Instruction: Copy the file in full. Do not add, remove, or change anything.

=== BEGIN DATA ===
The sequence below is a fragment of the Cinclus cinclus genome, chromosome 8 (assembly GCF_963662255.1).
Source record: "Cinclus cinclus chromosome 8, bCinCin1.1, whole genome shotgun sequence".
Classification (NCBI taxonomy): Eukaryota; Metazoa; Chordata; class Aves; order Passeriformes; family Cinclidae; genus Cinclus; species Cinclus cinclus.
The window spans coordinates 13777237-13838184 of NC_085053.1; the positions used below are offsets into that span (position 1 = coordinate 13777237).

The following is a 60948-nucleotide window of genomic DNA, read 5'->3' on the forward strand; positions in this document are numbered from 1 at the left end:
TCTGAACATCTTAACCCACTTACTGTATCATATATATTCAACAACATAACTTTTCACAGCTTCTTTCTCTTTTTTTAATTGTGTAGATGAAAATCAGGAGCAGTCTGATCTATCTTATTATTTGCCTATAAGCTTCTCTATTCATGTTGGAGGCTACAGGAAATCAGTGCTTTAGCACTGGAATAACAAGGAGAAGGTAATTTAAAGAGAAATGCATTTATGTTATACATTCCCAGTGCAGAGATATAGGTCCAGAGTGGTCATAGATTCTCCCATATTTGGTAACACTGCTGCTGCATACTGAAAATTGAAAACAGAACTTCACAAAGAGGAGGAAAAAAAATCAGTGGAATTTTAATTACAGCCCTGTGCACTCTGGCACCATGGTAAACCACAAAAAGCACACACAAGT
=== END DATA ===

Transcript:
The sequence below is a fragment of the Cinclus cinclus genome, chromosome 8 (assembly GCF_963662255.1).
Source record: "Cinclus cinclus chromosome 8, bCinCin1.1, whole genome shotgun sequence".
Classification (NCBI taxonomy): Eukaryota; Metazoa; Chordata; class Aves; order Passeriformes; family Cinclidae; genus Cinclus; species Cinclus cinclus.
The window spans coordinates 13777237-13838184 of NC_085053.1; the positions used below are offsets into that span (position 1 = coordinate 13777237).

The following is a 60948-nucleotide window of genomic DNA, read 5'->3' on the forward strand; positions in this document are numbered from 1 at the left end:
TCTGAACATCTTAACCCACTTACTGTATCATATATATTCAACAACATAACTTTTCACAGCTTCTTTCTCTTTTTTTAATTGTGTAGATGAAAATCAGGAGCAGTCTGATCTATCTTATTATTTGCCTATAAGCTTCTCTATTCATGTTGGAGGCTACAGGAAATCAGTGCTTTAGCACTGGAATAACAAGGAGAAGGTAATTTAAAGAGAAATGCATTTATGTTATACATTCCCAGTGCAGAGATATAGGTCCAGAGTGGTCATAGATTCTCCCATATTTGGTAACACTGCTGCTGCATACTGAAAATTGAAAACAGAACTTCACAAAGAGGAGGAAAAAAAATCAGTGGAATTTTAATTACAGCCCTGTGCACTCTGGCACCATGGTAAACCACAAAAAGCACACACAAGT